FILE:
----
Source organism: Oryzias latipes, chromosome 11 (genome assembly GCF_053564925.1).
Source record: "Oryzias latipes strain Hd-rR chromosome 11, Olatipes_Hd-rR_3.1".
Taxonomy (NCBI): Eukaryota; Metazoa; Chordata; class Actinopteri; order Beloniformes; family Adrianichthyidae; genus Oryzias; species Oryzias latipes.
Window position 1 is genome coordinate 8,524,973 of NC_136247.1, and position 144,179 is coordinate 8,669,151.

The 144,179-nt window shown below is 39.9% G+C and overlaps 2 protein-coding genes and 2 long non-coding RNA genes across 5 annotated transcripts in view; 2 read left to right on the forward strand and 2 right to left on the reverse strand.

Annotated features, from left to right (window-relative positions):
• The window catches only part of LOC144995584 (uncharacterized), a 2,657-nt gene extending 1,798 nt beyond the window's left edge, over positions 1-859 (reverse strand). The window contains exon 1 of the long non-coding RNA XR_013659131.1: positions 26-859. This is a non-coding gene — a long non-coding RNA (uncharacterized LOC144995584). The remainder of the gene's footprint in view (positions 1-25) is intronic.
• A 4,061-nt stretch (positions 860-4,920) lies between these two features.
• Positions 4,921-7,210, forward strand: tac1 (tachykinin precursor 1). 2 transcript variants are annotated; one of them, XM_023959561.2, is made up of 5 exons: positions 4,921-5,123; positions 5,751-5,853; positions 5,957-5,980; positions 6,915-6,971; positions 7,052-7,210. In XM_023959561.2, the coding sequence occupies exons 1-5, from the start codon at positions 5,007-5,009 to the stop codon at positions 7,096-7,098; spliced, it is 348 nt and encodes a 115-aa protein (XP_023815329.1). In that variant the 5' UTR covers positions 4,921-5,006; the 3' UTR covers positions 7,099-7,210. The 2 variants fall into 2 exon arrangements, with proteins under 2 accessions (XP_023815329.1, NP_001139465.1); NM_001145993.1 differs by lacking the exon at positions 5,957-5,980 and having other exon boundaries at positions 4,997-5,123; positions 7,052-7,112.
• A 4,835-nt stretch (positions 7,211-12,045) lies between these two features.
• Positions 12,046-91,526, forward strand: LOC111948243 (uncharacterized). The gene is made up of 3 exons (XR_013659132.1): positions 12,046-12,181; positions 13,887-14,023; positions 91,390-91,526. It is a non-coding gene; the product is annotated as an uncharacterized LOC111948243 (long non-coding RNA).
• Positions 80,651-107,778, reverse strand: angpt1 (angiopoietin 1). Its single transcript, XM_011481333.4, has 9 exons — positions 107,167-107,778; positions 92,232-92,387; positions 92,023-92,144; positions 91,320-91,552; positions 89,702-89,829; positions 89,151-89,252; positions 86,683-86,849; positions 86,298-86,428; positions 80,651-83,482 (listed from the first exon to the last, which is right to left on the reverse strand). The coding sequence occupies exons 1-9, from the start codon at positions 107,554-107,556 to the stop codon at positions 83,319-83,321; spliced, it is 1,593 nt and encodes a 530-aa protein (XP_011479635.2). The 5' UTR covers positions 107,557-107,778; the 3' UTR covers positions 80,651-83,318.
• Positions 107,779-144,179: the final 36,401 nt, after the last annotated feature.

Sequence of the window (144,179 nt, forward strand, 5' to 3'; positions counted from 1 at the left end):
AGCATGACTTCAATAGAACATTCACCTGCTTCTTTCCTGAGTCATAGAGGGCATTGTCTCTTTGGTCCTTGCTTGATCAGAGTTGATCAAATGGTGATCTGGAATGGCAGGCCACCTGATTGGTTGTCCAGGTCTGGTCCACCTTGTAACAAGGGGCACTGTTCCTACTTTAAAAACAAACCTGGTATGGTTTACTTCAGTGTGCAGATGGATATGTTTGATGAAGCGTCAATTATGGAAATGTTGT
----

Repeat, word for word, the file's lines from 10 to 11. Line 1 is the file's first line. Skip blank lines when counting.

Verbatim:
• A 4,835-nt stretch (positions 7,211-12,045) lies between these two features.
• Positions 12,046-91,526, forward strand: LOC111948243 (uncharacterized). The gene is made up of 3 exons (XR_013659132.1): positions 12,046-12,181; positions 13,887-14,023; positions 91,390-91,526. It is a non-coding gene; the product is annotated as an uncharacterized LOC111948243 (long non-coding RNA).